England is the only country with a definite strategic document to tackle the problem of obesity at the national level than all the developed countries. These strategies are not pronounced in other developed world as it is not included in their public health policy document. Furthermore, obesity prevention and eradication is gradually finding its way in dietary habits and nutrition, physical activity policy or strategic documentation. The department of health of the UK government in January 2008 made a publication that read ‘Healthy weight, healthy lives: A cross government strategy for England. The strategy analysed five major aims of the policy including the promotion of children’s health, promotion of healthy food, incorporating physical activity as a lifestyle, encouraging safety and health in the work place, the provision of incentives for healthy living and the provision of adequate care and support for individuals who suffers from obesity or under weight.
As part of the national strategy, the Uk government is embarking on the investment of PE and sporting events in the educational curriculum to promote active participation in school sports. The different authorities are collaborating with the transport charity in the construction of over 7000 miles of new cycle lanes and crakes and also making provisions for linking more schools into network of national cycling. These prospects are means of getting children and adults into a lifestyle of physical fitness (Department of Health 2004).
In 2004, the government directed his investment in the area of the development of schools with sporting activities and events that were represented in the various local authorities. This initiative recorded huge success as numerous sports and physical activities were introduced in schools as well as the introduction of 2 hours weekly PE for children by trained PE teachers. The children were left with location choice depending on the weather condition. The school also made provision for out-of-school and after-school club activities including arts, basketballs, chess, choir, dance, drama, football and tennis. These clubs activities were free of charge apart from the tuition for instruments and sports coaching. The importance of these activities cannot be ruled out as it helped school children in the development of healthy habits of physical fitness (Department of health 2004).
The UK government aided by the department of health again published ‘’Healthy weight, healthy lives’’ in April 2009. This particular publication combined a holistic approach of the population as it encouraged the development of healthy weight by laying emphasis on individuals who are under weight and unsupportive, healthy growth of children, food choices and physical activities for the sole aim of curbing obesity in children. The government also incorporated different kinds of programme ranging from child health programme, change for live, food promotion and physical education which boosts healthy lifestyle in children. Moreover, the government also initiated food health action plan in 2005 to help in healthy food choice and to minimise obesity in England through the improvement of nutritional balanced diet. It analysed the issue of simplified food labelling, obesity education, prevention of unwholesome consumption, nutritional standards in schools, hospitals and workplace (Department of Health 2009).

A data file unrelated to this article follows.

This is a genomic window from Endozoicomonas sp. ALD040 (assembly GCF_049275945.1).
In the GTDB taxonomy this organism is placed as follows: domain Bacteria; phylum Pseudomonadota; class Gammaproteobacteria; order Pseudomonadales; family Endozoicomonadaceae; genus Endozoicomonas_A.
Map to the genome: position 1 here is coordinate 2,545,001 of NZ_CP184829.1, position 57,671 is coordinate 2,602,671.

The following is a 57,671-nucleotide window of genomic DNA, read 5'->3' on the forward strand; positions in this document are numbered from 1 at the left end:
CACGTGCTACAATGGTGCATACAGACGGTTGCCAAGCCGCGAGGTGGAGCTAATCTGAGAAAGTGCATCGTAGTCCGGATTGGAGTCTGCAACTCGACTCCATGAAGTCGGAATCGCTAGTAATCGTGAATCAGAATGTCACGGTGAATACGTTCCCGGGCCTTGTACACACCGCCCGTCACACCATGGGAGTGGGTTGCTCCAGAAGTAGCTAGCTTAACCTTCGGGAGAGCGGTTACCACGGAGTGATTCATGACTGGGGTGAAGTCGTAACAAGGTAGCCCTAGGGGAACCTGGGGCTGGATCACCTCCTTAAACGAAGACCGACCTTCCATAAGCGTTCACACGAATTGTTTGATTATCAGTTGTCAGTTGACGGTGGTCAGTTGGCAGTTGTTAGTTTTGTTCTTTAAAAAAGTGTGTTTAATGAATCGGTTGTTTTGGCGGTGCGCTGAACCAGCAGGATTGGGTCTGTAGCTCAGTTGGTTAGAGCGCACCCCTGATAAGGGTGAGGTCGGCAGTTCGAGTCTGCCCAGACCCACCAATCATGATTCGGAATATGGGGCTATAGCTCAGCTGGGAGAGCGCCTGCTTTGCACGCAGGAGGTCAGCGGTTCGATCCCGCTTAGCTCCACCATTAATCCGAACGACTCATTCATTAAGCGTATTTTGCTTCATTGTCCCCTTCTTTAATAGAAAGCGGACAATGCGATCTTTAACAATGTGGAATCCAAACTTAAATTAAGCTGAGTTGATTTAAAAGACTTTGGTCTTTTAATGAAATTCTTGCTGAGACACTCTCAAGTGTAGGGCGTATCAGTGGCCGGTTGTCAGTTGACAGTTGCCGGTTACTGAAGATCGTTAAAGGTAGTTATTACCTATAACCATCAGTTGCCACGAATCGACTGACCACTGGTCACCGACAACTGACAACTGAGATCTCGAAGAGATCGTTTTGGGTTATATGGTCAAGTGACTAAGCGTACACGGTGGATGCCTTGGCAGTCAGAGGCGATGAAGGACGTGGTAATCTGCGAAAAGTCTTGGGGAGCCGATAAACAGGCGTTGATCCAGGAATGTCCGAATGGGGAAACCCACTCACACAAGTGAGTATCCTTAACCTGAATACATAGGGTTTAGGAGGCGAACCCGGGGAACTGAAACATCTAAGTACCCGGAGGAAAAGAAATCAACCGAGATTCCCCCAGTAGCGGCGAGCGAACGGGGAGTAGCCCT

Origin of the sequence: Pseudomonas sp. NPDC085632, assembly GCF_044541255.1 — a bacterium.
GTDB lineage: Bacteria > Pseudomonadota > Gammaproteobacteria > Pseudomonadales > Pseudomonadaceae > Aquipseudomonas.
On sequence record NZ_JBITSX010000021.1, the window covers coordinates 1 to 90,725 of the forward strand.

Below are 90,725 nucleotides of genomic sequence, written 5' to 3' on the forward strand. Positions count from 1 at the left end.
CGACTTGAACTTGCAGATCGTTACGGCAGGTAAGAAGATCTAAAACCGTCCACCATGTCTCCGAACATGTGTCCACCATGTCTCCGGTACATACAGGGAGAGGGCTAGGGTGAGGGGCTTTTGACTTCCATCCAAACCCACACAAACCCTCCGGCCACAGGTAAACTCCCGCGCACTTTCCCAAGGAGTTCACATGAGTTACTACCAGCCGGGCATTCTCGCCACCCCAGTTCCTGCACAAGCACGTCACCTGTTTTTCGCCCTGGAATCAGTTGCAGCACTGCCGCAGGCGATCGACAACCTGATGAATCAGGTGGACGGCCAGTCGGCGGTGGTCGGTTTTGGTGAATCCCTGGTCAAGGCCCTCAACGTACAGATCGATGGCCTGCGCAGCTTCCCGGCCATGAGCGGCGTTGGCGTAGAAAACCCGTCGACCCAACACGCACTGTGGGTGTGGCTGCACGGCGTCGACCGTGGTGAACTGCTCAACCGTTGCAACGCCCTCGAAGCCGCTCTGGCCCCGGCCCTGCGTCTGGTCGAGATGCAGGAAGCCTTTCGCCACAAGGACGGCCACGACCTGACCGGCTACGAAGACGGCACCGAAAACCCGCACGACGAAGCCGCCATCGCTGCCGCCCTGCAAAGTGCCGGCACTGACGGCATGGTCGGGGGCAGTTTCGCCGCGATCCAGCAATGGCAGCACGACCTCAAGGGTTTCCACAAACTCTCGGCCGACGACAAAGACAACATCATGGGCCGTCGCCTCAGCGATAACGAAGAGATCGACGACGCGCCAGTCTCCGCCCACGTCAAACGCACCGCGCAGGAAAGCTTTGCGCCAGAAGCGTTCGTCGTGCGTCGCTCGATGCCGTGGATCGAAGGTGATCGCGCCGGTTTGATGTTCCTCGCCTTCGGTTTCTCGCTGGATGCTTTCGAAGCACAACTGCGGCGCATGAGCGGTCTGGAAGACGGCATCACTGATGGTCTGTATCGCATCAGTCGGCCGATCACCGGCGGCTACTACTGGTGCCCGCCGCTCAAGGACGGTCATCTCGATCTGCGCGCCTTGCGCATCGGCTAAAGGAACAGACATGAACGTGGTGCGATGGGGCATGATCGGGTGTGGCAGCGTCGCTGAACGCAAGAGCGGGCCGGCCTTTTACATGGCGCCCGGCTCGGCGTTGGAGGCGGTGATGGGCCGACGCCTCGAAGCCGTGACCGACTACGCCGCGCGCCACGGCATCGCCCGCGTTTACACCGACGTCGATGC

The government campaign on restrictive advertising and promotion of children foods and drinks rich in salt and sugar has been ongoing since 2007. This advertisement used broadcast and non broadcast media including vending machines and packaging. In 2003, the government came up with a publication titled ‘Every child matter’ and highlighted the five key points that are essential to healthy living in children and young people. These include the following:
Be healthy
Enjoy and achieve
Stay safe
Make a positive contribution and
Achieve economic well being
These slogans have been instrumental to healthy living as parents were motivated to make good nutritional choices and also guide their children in making wise decisions about diet and food. This campaign against obesity has increased awareness and provides precautionary measures for obesity. A good example of the government campaign against obesity is the ‘5 A DAY’ slogan. New measures and prospects are evolving as the national and local government are collaborating through effective and consistent communication and dissemination of health issues to the public. One of such communication is the ‘5 A DAY’ campaign which explains and stipulates the criteria for food counts and potion for both children and adults. Consequently, the government has ensured the maintenance of hygienic conditions of meals in schools through the training of kitchen and catering staff. This has improved the quality of meals in schools (Department of health 2009).
The promotion of healthy living is not only a government portfolio as agencies for health promotion have been researching into the behavioural change approach and organisations have joined in the campaign as they advised individuals on the importance of healthy diet and keeping fit through regular exercise.
Lewisham borough records a high level of childhood obesity in year 6 children than other boroughs of London. This research by England health survey (HSE) IN 2009 also showed the possibility of increasing rate of obesity. This resulted in the establishment of programme 2009-12 children and young peoples plan (CYPP) to partner with agencies in the borough to work with children, young people and their families for the purpose of reducing obesity (HSE 2009). However, this CYPP plan was designed to be a medium term project and objective (HSE 2009). The introduction of increased maternal obesity was put in place to enlightened mothers on healthy lifestyle and this partnership was designed to combat maternal obesity by working with families to achieve a common goal. Hence, Lewisham children and young people’s strategic partnership board, the shadow Health and well being Board highlighted the following goals:-